When it comes to pitching a design idea to a customer, it’s good to go into the meeting prepared and ready for anything.
For those who have been in the business for many years, like Joe Raboine, national design and training specialist on the Belgard Design Studio team, there are a few key questions to ask yourself before heading into a pitch, such as: What elements do you focus on when pitching a design to a customer; what are some of the most common mistakes that happen; and what are the best ways to conduct, wrap up and close a pitch?
Taking time to prepare yourself beforehand can pay off in the long run, and it can help you walk into your meeting confident and ready to handle whatever comes your way.
To find out more about different methods Raboine has tested and learned from over the years, check out his advice below.
What to focus on to avoid common mistakes
When it comes to presenting a design pitch, Raboine says that the number one question to ask is how will the homeowner envision using the space.
“Do they intend to host large gatherings, or primarily will it be with just a handful of people enjoying a meal or sitting by the fire?” he asks. “Once you understand their primary goals for the space, then you can start to hone in on key features such as cooking/dining areas, fire features, shade structures, etc., and size them appropriately for the number of people they are hosting.”
When pitching a design, it’s important to keep in mind that the project is about the customer, not your bottom line. Coming into a pitch with the sole purpose of making money and gaining a new customer is the wrong way to view the encounter, and more often than not, an attitude like that will send potential customers running for the door.
Raboine agrees that the number one mistake that typically occurs when it comes to delivering design pitches is that designers/contractors jump right into discussing budgets and products instead of taking time to connect with their clientele.
“Most people have no idea what these spaces cost, and until they see something they like, cannot articulate what they are willing to spend,” he says. “Many times, this is the first question asked, and it immediately puts the client on the defensive because the focus appears to be all about the price; totally wrong approach.”
Raboine adds that the same can be said for product-centric approaches.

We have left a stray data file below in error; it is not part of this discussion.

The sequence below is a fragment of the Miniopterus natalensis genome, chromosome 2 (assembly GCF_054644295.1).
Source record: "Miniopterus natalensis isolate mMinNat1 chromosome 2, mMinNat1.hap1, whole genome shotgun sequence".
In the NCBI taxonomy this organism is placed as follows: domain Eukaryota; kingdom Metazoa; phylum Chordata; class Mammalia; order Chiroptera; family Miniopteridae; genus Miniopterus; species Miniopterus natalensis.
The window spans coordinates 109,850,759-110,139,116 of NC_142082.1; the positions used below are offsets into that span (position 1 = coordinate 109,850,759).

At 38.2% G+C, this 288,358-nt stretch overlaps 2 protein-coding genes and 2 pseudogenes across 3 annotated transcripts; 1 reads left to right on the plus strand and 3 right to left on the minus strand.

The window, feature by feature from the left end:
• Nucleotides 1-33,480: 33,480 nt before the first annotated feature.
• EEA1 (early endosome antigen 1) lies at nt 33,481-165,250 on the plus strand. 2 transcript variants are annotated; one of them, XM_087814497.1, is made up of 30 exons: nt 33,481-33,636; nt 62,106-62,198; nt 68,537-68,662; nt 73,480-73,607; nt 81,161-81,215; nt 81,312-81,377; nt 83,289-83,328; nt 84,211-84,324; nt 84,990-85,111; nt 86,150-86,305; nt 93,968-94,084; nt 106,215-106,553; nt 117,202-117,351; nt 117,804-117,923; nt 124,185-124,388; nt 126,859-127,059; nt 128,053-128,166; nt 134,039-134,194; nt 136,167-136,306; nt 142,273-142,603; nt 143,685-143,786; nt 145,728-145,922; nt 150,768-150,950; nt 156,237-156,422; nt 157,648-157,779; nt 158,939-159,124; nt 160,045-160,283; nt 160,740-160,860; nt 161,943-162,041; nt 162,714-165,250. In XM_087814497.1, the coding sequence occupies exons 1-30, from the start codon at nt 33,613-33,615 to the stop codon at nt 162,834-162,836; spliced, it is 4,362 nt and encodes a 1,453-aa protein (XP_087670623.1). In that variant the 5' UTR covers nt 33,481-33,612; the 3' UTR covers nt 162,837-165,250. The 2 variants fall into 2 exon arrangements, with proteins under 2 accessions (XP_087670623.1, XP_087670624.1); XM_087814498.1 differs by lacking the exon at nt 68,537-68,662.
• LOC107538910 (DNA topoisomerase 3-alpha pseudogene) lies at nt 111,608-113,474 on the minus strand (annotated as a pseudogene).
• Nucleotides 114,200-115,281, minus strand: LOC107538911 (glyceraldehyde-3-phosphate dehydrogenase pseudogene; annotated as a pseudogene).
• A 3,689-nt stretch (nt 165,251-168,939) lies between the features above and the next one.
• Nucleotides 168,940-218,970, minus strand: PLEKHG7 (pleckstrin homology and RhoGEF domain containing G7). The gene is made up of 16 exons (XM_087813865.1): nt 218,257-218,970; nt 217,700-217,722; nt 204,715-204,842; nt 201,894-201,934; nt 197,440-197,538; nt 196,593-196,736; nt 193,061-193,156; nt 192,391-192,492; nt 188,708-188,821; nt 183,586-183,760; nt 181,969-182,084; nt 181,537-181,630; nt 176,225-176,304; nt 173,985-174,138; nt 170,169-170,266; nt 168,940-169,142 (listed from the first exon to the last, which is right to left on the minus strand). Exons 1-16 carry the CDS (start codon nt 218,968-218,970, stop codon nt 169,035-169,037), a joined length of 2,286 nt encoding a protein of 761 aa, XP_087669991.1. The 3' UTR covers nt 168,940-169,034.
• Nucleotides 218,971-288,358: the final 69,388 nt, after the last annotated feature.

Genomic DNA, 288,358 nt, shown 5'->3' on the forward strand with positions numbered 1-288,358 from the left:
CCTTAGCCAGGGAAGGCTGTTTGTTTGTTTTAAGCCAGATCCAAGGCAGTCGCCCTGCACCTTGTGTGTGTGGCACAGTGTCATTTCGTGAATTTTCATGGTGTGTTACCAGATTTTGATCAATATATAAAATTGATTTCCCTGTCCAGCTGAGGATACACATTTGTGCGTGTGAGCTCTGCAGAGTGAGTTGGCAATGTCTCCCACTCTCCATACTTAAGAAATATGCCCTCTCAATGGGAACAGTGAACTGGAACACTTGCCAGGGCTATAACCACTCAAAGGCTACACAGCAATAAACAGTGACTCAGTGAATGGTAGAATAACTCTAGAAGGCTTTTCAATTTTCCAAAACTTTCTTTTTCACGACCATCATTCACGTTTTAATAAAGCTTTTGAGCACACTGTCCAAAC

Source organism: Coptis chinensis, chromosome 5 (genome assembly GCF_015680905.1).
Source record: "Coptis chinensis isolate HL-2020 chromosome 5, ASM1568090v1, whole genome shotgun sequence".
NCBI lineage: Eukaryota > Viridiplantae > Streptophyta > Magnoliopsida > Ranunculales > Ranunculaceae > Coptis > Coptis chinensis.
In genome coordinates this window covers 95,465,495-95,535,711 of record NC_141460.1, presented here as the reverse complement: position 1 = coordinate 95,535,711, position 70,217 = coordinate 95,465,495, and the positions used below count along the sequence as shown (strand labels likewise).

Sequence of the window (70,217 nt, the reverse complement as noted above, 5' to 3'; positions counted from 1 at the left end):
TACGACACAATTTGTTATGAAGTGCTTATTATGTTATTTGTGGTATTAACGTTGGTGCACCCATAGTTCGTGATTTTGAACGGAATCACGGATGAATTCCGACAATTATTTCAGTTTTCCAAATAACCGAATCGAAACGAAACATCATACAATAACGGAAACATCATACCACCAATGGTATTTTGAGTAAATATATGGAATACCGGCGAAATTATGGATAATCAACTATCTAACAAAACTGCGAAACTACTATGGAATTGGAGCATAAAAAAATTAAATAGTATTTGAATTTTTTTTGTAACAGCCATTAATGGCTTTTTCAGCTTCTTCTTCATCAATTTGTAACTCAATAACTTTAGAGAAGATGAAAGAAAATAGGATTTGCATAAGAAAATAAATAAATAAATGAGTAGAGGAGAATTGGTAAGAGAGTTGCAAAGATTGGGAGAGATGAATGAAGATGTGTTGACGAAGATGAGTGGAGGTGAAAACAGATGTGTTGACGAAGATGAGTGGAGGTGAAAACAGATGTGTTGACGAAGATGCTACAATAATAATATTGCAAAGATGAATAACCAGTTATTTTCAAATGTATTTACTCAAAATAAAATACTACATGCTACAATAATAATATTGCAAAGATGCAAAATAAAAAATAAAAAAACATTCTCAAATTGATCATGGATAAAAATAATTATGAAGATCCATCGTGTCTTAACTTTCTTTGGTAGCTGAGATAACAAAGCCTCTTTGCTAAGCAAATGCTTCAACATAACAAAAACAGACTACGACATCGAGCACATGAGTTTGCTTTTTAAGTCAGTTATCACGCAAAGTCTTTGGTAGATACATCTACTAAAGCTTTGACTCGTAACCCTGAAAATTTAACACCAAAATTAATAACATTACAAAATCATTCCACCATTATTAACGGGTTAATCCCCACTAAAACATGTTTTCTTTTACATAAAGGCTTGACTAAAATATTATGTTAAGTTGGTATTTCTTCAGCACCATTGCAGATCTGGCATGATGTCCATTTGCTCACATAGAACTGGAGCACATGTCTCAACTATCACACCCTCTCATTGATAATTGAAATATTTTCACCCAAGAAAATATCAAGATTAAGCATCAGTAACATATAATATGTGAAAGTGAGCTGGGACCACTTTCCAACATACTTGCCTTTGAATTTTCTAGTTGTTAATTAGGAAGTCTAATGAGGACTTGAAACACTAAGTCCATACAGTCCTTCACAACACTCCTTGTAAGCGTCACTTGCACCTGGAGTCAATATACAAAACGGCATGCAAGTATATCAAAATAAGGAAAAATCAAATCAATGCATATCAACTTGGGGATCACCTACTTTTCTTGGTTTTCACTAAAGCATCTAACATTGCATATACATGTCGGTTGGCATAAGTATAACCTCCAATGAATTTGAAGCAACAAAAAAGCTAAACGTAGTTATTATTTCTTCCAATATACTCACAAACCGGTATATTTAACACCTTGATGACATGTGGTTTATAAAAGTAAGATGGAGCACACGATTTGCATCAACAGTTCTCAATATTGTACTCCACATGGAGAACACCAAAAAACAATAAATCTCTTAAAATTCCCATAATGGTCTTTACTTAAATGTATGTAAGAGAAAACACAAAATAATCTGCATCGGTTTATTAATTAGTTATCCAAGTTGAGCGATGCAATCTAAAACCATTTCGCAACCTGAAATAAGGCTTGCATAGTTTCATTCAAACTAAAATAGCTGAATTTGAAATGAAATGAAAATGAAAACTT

“Customers care about the product in that they want it to be durable, beautiful and they want it to blend with their home,” he says. “However, when you start there instead of the overall project, it can quickly confuse things and derail the discussion that should be happening, which is how do you intend to use this space?”
Selling the job and gauging interest
As previously mentioned, establishing good relationships with your clients is the best way to ensure a smoother time working together.
Customers drive and make a business, so be sure to pay close attention to them, their needs and suggestions they may have on helping boost your brand. By staying connected to your customers, you’ll have a better idea of what’s working and what needs some tweaking in your company.
When the clients can trust you to look out for their best interests and not just try to make money, they will be more willing to sit and talk with you, hear your suggestions and work with you in the future.
Raboine agrees that establishing trust with your clients is the number one way to truly sell a job.
“Homeowners are terrified about dealing with contractors,” he says. “Getting work done at your home can very disruptive, both physically and emotionally. So, I would say make sure you spend the time getting to know each other. Be open and honest about what to expect (both ways), and let your client know that no matter what may arise, that you are committing to them that when all is said and done, they will have a well-designed and well-installed project for years to come.”
Once that relationship is established, it’s safe to move on to the designing and contractual stages. Raboine says that without first establishing this relationship, the overall process of executing a project where both parties feel it has gone well becomes very difficult.
“The goal is to create the win-win situation where hopefully you are invited to their first party on their new space,” he says.
Once you’ve successfully established a good relationship with your customer, it is then time to begin the pitch.